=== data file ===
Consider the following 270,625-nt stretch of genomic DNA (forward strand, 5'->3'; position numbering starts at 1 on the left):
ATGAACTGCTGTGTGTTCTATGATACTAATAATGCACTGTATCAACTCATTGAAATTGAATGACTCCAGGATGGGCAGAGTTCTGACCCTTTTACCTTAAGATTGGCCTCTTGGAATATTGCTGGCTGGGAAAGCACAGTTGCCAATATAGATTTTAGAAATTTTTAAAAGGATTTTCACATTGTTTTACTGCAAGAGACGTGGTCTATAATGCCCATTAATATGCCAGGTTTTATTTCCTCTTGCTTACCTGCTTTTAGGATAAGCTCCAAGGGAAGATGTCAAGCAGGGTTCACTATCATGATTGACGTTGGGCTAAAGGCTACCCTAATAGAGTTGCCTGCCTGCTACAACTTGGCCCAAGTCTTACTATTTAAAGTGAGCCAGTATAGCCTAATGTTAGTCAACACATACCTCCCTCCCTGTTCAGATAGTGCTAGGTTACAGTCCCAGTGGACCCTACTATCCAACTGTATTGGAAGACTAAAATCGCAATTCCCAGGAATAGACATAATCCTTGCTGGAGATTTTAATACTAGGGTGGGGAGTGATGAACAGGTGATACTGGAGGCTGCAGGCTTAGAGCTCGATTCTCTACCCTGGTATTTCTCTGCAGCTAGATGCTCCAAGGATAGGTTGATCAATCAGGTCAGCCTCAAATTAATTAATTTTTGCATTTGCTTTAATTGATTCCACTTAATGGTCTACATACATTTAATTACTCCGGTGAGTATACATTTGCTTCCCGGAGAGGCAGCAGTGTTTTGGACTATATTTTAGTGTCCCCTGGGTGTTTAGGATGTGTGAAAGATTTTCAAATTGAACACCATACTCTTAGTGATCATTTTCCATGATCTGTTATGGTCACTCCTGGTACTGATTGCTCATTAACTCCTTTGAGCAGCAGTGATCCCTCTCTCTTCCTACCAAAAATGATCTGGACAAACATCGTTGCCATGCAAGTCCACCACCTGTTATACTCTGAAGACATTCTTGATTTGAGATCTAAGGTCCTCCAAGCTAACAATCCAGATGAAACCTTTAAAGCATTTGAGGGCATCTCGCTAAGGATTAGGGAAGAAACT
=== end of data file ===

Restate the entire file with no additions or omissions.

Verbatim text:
Consider the following 270,625-nt stretch of genomic DNA (forward strand, 5'->3'; position numbering starts at 1 on the left):
ATGAACTGCTGTGTGTTCTATGATACTAATAATGCACTGTATCAACTCATTGAAATTGAATGACTCCAGGATGGGCAGAGTTCTGACCCTTTTACCTTAAGATTGGCCTCTTGGAATATTGCTGGCTGGGAAAGCACAGTTGCCAATATAGATTTTAGAAATTTTTAAAAGGATTTTCACATTGTTTTACTGCAAGAGACGTGGTCTATAATGCCCATTAATATGCCAGGTTTTATTTCCTCTTGCTTACCTGCTTTTAGGATAAGCTCCAAGGGAAGATGTCAAGCAGGGTTCACTATCATGATTGACGTTGGGCTAAAGGCTACCCTAATAGAGTTGCCTGCCTGCTACAACTTGGCCCAAGTCTTACTATTTAAAGTGAGCCAGTATAGCCTAATGTTAGTCAACACATACCTCCCTCCCTGTTCAGATAGTGCTAGGTTACAGTCCCAGTGGACCCTACTATCCAACTGTATTGGAAGACTAAAATCGCAATTCCCAGGAATAGACATAATCCTTGCTGGAGATTTTAATACTAGGGTGGGGAGTGATGAACAGGTGATACTGGAGGCTGCAGGCTTAGAGCTCGATTCTCTACCCTGGTATTTCTCTGCAGCTAGATGCTCCAAGGATAGGTTGATCAATCAGGTCAGCCTCAAATTAATTAATTTTTGCATTTGCTTTAATTGATTCCACTTAATGGTCTACATACATTTAATTACTCCGGTGAGTATACATTTGCTTCCCGGAGAGGCAGCAGTGTTTTGGACTATATTTTAGTGTCCCCTGGGTGTTTAGGATGTGTGAAAGATTTTCAAATTGAACACCATACTCTTAGTGATCATTTTCCATGATCTGTTATGGTCACTCCTGGTACTGATTGCTCATTAACTCCTTTGAGCAGCAGTGATCCCTCTCTCTTCCTACCAAAAATGATCTGGACAAACATCGTTGCCATGCAAGTCCACCACCTGTTATACTCTGAAGACATTCTTGATTTGAGATCTAAGGTCCTCCAAGCTAACAATCCAGATGAAACCTTTAAAGCATTTGAGGGCATCTCGCTAAGGATTAGGGAAGAAACT